As with yesterday’s list, the asterisk is in the post title for a very good reason—namely, to tip you off that the titles mentioned below didn’t necessarily come out in 2009. They are, rather, things we read and dug over the past 12 months. Apologies for the relative brevity of the list, but our most common reaction to books this year was “meh.” Perhaps that’s because, due to the nature of our polymathic work, we often read books because they contain esoteric information, not because they’re great literature. But the ones below passed the test by a country mile. In no particular order, and not including the obvious:
The Snakehead: An Epic Tale of the Chinatown Underworld and the American Dream A killer non-fiction account of the whole Golden Venture fiasco, wrapped into a narrative about the human smuggling racket. There were several times throughout when we stopped and simply marveled at the reporting—Patrick Radden Keefe left it all out on the floor with this one.
Papillon The ultimate tale of escape, featuring one of the coolest culture-clash set pieces we’ve ever come across. The movie version pales in comparison.
The Twelve Caesars We struggled with this one for the first hundred pages or so, but the pace picks up once the emperors start turning crazy. We also learned a ton about the minutiae of Roman politics, which in turn shed light on the contemporary Beltway soap opera we now endure. How little has changed in the public sector since the heyday of gladiatorial combat.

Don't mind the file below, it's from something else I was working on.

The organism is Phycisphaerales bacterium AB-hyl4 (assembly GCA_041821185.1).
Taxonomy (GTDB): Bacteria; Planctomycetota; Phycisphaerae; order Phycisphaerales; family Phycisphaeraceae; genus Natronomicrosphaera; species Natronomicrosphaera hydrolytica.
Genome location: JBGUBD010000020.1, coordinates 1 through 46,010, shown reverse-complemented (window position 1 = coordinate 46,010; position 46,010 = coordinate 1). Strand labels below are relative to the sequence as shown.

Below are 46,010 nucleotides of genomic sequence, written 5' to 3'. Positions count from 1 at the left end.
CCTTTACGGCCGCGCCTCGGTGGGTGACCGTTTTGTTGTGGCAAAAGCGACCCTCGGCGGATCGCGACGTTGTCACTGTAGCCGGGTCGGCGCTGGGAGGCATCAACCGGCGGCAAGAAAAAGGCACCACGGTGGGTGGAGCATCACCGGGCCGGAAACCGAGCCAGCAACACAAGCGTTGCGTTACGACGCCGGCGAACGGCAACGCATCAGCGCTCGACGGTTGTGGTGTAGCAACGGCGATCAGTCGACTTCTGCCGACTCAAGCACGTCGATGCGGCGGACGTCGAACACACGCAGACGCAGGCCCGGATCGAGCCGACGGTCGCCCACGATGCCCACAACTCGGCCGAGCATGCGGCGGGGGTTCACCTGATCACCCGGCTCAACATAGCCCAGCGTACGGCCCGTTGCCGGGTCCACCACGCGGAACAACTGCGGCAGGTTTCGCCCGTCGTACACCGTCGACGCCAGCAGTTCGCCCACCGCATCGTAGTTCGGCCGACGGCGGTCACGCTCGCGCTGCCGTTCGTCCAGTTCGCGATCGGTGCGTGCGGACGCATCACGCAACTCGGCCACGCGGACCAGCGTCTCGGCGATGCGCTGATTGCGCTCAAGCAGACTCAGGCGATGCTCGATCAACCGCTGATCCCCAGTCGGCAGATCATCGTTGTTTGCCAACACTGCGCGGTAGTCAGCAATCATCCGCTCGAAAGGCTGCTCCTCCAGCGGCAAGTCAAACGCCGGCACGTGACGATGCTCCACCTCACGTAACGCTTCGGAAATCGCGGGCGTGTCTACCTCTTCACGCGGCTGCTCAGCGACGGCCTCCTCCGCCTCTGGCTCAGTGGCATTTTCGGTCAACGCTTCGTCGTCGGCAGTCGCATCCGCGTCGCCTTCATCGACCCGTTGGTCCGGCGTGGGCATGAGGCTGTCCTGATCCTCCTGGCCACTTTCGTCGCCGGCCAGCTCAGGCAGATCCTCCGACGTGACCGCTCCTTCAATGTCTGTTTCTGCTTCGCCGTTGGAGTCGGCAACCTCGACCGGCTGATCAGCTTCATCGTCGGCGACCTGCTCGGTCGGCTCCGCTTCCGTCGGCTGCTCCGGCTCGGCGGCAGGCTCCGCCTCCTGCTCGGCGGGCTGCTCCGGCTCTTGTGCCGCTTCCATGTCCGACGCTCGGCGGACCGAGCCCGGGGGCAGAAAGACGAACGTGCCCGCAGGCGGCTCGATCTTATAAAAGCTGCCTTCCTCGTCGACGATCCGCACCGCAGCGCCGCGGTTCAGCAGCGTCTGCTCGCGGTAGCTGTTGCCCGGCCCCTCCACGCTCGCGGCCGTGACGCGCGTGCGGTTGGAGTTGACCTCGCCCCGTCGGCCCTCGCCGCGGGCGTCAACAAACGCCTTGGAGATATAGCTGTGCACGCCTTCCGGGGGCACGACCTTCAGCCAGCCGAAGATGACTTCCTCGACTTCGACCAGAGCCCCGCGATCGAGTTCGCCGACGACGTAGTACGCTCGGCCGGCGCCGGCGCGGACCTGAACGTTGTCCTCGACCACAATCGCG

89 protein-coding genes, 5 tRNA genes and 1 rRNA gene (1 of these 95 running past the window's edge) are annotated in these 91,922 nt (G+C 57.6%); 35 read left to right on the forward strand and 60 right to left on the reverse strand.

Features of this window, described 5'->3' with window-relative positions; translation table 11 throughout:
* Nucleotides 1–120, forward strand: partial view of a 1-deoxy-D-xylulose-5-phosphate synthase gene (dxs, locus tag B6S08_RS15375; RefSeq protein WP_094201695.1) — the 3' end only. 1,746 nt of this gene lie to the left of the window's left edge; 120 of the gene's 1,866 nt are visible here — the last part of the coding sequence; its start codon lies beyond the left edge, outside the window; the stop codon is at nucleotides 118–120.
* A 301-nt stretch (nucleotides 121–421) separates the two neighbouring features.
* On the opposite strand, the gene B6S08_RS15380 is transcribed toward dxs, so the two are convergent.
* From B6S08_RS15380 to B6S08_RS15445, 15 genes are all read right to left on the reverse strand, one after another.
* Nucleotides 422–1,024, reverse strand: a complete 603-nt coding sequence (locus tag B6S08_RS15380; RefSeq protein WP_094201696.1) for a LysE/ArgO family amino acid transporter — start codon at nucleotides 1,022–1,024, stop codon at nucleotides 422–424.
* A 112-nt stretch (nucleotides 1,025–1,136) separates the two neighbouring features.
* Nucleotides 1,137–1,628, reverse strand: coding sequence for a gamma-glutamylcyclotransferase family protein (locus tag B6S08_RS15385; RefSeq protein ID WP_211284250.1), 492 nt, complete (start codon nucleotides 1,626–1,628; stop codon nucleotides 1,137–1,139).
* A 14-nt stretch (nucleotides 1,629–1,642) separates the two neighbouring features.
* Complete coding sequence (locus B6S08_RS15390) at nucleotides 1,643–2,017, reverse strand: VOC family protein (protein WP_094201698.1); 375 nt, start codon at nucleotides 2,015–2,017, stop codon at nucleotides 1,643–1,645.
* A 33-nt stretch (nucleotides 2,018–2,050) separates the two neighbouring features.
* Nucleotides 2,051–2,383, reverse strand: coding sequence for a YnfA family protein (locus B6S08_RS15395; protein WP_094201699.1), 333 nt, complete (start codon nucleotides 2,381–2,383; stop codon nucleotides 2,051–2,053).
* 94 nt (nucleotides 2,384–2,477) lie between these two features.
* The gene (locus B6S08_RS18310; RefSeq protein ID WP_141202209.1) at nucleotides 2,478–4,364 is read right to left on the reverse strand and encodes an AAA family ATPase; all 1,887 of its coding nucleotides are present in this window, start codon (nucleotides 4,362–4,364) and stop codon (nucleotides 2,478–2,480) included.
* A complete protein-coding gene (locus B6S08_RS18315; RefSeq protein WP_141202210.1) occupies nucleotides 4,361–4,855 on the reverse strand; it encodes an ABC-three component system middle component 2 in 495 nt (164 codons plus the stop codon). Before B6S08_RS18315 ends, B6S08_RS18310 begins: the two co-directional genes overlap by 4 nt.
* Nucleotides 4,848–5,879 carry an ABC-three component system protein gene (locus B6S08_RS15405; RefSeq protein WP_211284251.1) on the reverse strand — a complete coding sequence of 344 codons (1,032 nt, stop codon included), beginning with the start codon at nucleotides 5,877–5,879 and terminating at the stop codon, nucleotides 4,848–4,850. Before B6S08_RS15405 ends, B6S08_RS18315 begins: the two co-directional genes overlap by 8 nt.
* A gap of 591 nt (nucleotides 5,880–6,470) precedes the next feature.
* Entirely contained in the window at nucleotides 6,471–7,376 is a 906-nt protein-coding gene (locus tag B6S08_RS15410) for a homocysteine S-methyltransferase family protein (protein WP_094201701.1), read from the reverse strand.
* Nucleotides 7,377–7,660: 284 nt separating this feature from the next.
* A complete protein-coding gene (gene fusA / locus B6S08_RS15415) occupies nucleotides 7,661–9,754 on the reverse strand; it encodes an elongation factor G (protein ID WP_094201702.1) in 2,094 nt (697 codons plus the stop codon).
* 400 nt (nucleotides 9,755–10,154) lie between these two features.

Crime and Punishment We put this one off for years, thinking it would bum us out to no end. Well, we weren’t wrong, but the trip was wort it. Raskolnikov is a paragon of unreliable narration, and Fydor does a stellar job of evoking the seediness of St. Petersburg’s darkest corners.
Harp of Burma Dismiss this as a young adult book at your peril. A powerful meditation on the soul-crushing awfulness of war and the promise of reinvention, disguised as a read-in-one-day adventure.
The China Lover The best historical fiction we’ve read in recent years. We’re a sucker for anything that starts out set in Manchukuo, then ends up involving the Japanese Red Army some four decades later.
The Art of Political Murder: Who Killed the Bishop? Granted, this tale gets a bit too tangled toward the end, but perhaps that was the point. A deeply disturbing journey into the nefarious heart of Guatemalan politics.
The Siege of Mecca: The Forgotten Uprising in Islam’s Holiest Shrine and the Birth of al-Qaeda A must-read backgrounder on the late-seventies terrorist incident that ended with a major victory for Wahhabism. We couldn’t help but be awed by the depth of Yaroslav Trofimov’s reporting—how did he track all those ex-cultists down? And what happened to the American amongst the Mecca raiders? We’d like to think he’s now living quietly in suburbia, tending to his lilacs.
Two Lives of Charlemagne All we can say is, the first Holy Roman Emperor lived a very different life than us. Color us somewhat envious.
Suggestions for our 2010 list in comments, please. Preferably things available in paperback—we just got a $115 parking ticket, so our book budget will be miniscule for the next little while.